Theatre Review: Escaping from the Inner Turmoil in Vic and Flo Saw a Bear

Denis Côté’s Film Adapted for the Centaur Theatre Stage

(left to right) Liconti and Tamiko Manning on stage as Vic and Flo respectively for the theatrical production of Vic and Flo Saw a Bear at the Centaur Theatre. Courtesy Maxime Côté

Vic + Flo ont vu un ours is a dark, romantic movie about an ex-con couple who try to turn a glum situation into a warm and liveable space.

The film, made by Quebec filmmaker Denis Côté, debuted in 2013 and was recently translated and adapted for English theatre by award-winning director Michael Mackenzie.

Vic, portrayed by actress Julie Tamiko Manning, is fresh out of jail and fresh out of options. She goes to live in her uncle’s abandoned sugar shack in the Quebec wilderness, only to have an unexpected visit. Flo, played by Natalie Liconti, is her lover from behind bars. She comes to pursue a liberated life with Vic.

Their first taste of freedom is bitter, though, as they often deal with feelings of jealousy, secrecy, and regular visits from Vic’s clean-cut parole officer. Vic is desperate to make things with Flo work, but their cabin is just a another type of confinement for Flo, who just wants out as soon as possible.

The scenes in the show are concentrated around the yard of the sugar shack in the woods. Storage containers are stacked to the ceiling to resemble trees, presenting a cute and simplistic set design. The character list was reduced down to a dynamic team of four actors who adeptly portrayed an individual anguish.

Tamiko Manning puts on a stunning performance as Vic, perfectly capturing the personality and mannerisms of a jaded ex-convict who is terrified of the outside world and who loves her partner.

The play uncovers a deep divide between human isolation and intimacy with dialogue and stage direction. Courtesy Maxime Côté

The women share a certain chemistry onstage, but they express almost no intimacy throughout the play. There is one brief scene where they shed their clothes behind a hanging sheet, but otherwise there is no kissing, cuddling, or love making.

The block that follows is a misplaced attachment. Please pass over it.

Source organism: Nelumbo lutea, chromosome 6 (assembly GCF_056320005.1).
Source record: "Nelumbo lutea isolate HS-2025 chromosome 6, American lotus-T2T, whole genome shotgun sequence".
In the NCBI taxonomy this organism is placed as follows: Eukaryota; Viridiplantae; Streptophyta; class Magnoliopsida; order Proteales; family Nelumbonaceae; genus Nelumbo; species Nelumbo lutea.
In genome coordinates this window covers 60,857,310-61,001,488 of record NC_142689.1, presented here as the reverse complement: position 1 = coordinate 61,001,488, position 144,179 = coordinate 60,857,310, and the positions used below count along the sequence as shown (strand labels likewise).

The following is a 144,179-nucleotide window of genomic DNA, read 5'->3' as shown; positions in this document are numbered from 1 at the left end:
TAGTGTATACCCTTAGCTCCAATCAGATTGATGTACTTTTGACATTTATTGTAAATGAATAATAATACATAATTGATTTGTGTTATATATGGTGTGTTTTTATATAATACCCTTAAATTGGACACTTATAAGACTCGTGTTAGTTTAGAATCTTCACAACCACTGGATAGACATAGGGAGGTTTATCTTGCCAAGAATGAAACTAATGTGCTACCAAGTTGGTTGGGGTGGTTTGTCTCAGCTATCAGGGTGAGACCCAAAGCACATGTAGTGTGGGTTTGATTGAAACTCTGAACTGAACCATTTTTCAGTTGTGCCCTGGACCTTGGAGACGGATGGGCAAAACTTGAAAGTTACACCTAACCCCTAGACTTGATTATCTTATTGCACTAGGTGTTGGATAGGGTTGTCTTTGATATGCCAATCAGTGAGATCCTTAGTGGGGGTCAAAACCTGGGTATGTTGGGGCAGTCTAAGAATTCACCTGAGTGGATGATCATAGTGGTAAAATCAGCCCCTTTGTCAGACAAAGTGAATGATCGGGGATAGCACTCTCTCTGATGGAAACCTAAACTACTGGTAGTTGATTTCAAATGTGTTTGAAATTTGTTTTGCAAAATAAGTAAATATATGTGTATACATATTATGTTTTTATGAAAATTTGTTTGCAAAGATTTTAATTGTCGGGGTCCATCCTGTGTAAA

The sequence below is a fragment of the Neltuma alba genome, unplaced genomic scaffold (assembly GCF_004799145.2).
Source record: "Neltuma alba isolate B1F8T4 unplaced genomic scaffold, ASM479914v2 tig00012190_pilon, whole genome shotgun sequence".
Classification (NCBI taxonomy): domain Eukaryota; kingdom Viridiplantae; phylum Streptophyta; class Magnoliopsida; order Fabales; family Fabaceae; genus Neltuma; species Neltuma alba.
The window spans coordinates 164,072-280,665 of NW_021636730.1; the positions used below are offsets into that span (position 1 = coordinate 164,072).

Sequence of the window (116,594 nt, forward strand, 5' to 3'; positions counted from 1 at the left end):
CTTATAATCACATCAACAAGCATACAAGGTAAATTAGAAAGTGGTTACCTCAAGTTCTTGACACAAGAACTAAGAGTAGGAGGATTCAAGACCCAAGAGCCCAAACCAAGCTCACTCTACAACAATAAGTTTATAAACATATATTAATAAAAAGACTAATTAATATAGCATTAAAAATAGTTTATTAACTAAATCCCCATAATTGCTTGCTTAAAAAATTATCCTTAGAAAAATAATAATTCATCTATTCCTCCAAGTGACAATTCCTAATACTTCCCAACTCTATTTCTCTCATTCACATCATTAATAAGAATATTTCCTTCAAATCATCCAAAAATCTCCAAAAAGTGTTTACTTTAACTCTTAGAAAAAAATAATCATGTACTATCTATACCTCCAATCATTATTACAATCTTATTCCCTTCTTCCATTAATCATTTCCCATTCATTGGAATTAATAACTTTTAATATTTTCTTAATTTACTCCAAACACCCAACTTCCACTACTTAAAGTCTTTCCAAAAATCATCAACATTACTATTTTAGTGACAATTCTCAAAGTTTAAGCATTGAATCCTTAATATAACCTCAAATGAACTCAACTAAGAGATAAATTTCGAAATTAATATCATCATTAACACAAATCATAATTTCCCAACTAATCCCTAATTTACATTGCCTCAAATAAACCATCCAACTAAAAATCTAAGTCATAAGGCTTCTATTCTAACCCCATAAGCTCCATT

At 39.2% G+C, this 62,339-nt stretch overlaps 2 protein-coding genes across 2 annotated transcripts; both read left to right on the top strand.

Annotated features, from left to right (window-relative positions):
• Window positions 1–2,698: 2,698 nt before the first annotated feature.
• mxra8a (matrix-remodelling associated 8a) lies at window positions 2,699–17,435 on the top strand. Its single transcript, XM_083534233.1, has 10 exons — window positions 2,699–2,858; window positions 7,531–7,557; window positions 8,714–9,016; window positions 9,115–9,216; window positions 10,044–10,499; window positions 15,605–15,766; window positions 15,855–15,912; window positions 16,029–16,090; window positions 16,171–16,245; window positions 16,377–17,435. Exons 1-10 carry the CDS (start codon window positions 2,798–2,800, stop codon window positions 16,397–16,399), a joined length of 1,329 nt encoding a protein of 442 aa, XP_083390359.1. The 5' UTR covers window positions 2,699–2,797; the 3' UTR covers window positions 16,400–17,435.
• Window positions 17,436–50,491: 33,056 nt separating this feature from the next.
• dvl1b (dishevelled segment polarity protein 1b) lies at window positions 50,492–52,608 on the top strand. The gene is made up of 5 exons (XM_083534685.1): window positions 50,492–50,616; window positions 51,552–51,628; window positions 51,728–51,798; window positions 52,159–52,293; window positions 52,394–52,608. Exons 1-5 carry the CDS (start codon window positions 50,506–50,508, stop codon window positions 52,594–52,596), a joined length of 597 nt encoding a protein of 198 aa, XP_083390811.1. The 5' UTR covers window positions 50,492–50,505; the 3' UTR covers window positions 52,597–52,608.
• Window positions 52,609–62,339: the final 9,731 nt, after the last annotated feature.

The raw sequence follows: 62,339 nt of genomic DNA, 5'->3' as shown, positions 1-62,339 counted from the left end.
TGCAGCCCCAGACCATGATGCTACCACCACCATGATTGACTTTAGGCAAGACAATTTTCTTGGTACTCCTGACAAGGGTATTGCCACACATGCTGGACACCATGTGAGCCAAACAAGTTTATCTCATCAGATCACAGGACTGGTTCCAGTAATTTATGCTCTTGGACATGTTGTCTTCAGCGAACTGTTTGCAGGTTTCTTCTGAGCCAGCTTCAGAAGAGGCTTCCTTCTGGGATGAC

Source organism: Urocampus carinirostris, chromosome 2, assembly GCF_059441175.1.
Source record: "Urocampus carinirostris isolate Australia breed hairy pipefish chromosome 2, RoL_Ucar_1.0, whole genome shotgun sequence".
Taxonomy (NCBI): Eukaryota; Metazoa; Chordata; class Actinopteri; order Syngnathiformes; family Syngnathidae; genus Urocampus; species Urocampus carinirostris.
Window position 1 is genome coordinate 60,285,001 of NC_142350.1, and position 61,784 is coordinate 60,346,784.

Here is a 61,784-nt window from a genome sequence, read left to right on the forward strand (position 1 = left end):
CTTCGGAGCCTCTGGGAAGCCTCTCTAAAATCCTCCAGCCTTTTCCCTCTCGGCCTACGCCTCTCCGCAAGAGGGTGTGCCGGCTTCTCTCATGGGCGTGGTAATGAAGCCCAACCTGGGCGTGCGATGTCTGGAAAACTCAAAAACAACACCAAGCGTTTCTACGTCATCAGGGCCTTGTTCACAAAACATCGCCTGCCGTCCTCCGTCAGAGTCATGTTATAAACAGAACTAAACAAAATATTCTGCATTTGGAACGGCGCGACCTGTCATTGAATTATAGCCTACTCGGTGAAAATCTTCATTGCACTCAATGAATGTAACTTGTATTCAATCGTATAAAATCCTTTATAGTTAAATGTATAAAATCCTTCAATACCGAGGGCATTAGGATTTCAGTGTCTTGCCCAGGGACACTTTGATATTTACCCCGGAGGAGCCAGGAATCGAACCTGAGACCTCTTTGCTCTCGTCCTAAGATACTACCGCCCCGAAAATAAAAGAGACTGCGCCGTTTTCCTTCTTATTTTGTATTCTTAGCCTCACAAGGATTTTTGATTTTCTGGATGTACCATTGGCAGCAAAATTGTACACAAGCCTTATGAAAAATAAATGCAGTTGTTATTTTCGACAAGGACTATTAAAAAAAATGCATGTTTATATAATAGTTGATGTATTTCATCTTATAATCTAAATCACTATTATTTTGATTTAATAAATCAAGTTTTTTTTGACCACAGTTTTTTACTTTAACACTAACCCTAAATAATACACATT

The overall tone of the play was very gloomy as it incorporates some elements of horror. Especially when Flo’s former accomplice, Jackie, starts lurking around the property. She’s obviously out for revenge, but it’s unclear what Flo did to bring out this behaviour.

Leslie Baker’s portrayal of Jackie is clever and eerie; her character is clearly tormented, but it isn’t clear until the end of the performance just how far she’ll go to get even with Flo. The build-up of her villainy is playfully contrived and almost satirical. The downside is that when the gruesome finale takes place, the audience has had a step-by-step guide to the unfolding drama.

Vic and Flo Saw a Bear uncovers a deep divide between human isolation and intimacy. It explores a queer relationship beyond the confines of characterization and sexuality. The characters in this show are not easy to define, and the audience must pay careful attention to understand what motivates their behaviours.

Vic and Flo Saw a Bear // Michael Mackenzie // Centaur Theatre (453 St. François-Xavier) // Nov. 21 – Dec. 2 // 7:30 p.m. // $22 for students and seniors // $26 for general admission